November 19

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A Time of Thanksgiving

For those of you who are reading this BLOG and happen not to be US citizens here is a quick lesson on the history of Thanksgiving, one of Americans’ favorite, if not yummiest, holidays.  And NO it is not just because we get to overindulge ourselves with traditional foods and not feel guilty— it is all about family (some would say football) and being thankful for the bounty we have enjoyed over the last year.

One of the first recorded US Thanksgivings was celebrated in 1621 by the English Pilgrims and the Indians.  The Pilgrims had left their native land in search of religious freedom.  They suffered a brutal first year in the elements, half of the settlers died, but the Indians were gracious and taught them how to plant corn and gave them seeds. Thanksgiving was a celebration of their friendship, survival, and giving thanks to God for what was good.  It was not a formal US national holiday until President Abraham Lincoln proclaimed it a national day of “Thanksgiving and Praise to our beneficent Father who dwelleth in the Heavens,” to be celebrated on the last Thursday in November.

Thanksgiving has taken on a different perspective for me this year, living in Rwanda, and I thought I would share my “gratitude” list with you.

I am thankful for…..

  • the “Indians” who have helped me adjust to this new land, too many to name but my housemates, officemates, the PIH’s executive director, my travel buddy, and my dearest new friend Katie.  They have each, in their own way, helped me to adjust to my new home, to learn, to reflect, to listen and to be patient.
  • GSK for promoting volunteerism around the world in a time when many companies are more concerned about the “bottom line”.
  • family and friends who are supporting me with their prayers, texts, calls, emails, BLOG notes, and even care packages from home.
  • our night guard who can swing a “wild broom” and get the bats that enter our home at night.
  • the mornings when the water heater and pump work and I have hot water for a shower.
  • the lizards that scurry along my bedroom walls eating the mosquitos and spiders.
  • lizard
  • the fact that I can afford malaria prevention medications.
  • Mama Jan Vie, our house keeper, who hand washes our bedding and clothes, then irons it so we don’t get Bot flies, as well as, boiling and filtering our water so we don’t get parasites.
  • the mongooses and rare birds that play outside (or inside) our offices, reminding me to pay attention to the beautiful nature around me.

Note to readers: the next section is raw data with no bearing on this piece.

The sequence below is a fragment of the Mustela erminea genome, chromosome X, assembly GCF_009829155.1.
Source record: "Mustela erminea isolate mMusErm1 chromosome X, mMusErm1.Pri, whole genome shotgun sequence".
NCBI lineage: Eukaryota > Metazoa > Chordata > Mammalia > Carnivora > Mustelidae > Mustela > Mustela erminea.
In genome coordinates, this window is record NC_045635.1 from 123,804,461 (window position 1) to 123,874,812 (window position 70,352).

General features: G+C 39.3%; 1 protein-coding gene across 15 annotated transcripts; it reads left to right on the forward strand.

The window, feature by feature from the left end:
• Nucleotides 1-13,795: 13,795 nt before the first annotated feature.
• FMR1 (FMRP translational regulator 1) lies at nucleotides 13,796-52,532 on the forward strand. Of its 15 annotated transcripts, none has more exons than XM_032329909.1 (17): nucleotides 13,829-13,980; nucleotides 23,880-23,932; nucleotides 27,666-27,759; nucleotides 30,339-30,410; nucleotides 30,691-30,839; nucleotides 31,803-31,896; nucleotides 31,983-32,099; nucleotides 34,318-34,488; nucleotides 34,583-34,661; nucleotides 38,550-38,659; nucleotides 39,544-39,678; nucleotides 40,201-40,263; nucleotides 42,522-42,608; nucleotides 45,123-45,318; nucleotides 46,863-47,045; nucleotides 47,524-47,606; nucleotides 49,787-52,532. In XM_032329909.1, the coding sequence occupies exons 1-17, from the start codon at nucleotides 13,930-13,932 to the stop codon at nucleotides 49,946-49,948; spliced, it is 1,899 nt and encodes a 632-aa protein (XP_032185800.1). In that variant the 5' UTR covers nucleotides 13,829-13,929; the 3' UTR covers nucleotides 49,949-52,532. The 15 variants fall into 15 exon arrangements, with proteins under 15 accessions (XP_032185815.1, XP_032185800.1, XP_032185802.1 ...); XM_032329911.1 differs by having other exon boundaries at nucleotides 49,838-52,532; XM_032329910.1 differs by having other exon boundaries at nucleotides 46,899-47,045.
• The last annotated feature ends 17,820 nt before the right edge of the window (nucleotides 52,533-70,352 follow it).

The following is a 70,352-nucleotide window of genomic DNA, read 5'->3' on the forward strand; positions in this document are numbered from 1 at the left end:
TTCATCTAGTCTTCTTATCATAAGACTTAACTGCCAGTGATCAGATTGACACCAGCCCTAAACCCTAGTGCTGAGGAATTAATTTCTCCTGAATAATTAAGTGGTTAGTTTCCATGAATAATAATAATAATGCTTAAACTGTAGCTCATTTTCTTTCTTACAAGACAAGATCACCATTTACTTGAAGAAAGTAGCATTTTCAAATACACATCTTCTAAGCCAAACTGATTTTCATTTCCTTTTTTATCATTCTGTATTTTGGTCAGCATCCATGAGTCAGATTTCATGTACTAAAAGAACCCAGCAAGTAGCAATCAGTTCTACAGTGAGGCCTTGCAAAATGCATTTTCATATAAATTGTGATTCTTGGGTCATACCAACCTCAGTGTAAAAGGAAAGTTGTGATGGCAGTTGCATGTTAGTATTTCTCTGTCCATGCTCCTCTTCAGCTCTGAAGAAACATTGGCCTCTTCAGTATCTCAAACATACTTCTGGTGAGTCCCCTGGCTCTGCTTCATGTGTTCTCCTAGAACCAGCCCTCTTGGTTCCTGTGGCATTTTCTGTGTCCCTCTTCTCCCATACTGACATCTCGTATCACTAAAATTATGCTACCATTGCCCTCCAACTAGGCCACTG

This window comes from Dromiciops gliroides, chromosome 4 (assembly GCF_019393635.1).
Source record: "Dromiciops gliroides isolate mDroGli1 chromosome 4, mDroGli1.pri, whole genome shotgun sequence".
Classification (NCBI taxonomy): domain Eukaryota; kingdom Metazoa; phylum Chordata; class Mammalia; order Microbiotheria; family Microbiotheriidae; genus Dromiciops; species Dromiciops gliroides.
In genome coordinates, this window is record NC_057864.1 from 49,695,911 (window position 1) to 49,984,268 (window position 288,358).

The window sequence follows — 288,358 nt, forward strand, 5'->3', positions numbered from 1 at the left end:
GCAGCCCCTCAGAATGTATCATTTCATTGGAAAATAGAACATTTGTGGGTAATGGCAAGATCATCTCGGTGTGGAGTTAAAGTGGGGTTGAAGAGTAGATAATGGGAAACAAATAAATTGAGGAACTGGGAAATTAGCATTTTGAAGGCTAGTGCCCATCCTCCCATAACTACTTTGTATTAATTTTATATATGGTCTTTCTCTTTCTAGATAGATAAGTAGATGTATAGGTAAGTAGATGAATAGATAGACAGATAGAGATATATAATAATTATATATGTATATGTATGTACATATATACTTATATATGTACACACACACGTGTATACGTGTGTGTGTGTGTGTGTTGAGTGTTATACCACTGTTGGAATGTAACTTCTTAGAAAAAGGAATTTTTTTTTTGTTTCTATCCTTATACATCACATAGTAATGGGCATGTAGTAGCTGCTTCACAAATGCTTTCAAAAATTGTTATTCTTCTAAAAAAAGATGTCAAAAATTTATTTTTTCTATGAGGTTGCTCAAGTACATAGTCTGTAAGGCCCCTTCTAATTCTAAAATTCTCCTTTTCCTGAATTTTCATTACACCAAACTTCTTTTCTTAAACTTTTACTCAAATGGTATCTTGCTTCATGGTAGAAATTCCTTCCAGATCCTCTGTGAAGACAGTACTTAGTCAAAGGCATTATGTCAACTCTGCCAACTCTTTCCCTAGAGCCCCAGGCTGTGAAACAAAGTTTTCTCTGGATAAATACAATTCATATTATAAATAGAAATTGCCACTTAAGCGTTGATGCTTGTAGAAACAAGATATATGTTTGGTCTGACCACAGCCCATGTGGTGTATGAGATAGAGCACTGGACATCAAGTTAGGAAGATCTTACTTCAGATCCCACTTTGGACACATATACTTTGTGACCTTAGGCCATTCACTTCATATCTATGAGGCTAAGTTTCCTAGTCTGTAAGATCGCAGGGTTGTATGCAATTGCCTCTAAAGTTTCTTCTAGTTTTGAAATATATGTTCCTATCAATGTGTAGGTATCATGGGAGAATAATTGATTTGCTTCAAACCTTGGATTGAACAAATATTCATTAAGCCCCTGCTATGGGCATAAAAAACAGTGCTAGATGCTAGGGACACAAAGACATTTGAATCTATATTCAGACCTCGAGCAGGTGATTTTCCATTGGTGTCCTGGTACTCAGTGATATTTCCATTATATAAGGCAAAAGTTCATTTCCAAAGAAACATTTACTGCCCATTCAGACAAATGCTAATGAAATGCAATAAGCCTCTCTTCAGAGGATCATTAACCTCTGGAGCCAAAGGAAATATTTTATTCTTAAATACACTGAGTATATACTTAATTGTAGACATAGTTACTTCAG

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  • the fact that the rains have finally begun and the roads are no longer dust bowls and food is growing in the fields.
  • Rain in Rwinkwavu
  • Hans, our local village restaurateur at INKA Plate, who delivers a taste of home, in the form of a cheese quesadilla and fresh guacamole.
  • the hills that surround the village and Izu, the former house dog, who “adopted me” and used to love to hike the ridges with me (she recently moved to a new home). IMG_0608
  • being an “Umukecuru” here in Rwanda.  Literal translation “old lady”, however I am told that when a Rwandan calls me an Umukecuru it is a sign of respect, not about the obvious lines on my face.  I have learned to appreciate my age (it also gets me a seat in the front of the car vs. the trunk for the 2 hour rides to Kigali).
  • the stunning sunsets, over the far ridge, that I can enjoy from my porch.
  • Sunset
  • how dark it is in the village at night, the stars sparkle more brightly here.
  • the gelato store in Kigali, a rare and wonderful treat.
  • living only 10 kilometers from the National game park, literally having a safari in my backyard.
  • Hippos
  • having the opportunity to visit Uganda and see a hospital started by a friend of mine for the Ugandan Batwa people, not to mention the beauty of the Impenetrable Forest, where the mountain gorillas live.
  • Scott
  • the eager children who chase me to work each day because they want to practice their English and they know me as the “sticker lady”.
  • the familiar way all local Rwandans greet me on the street, with a smile, a handshake and good wishes for the day -“Amakuru!”
  • the fact that the snakes are more afraid of me than I am of them (they must be very fearful).
  • Amazi, Amazi, Amazi-Water, Water, Water!

Wishing you each many days filled with Thanksgiving in the year ahead.

SUE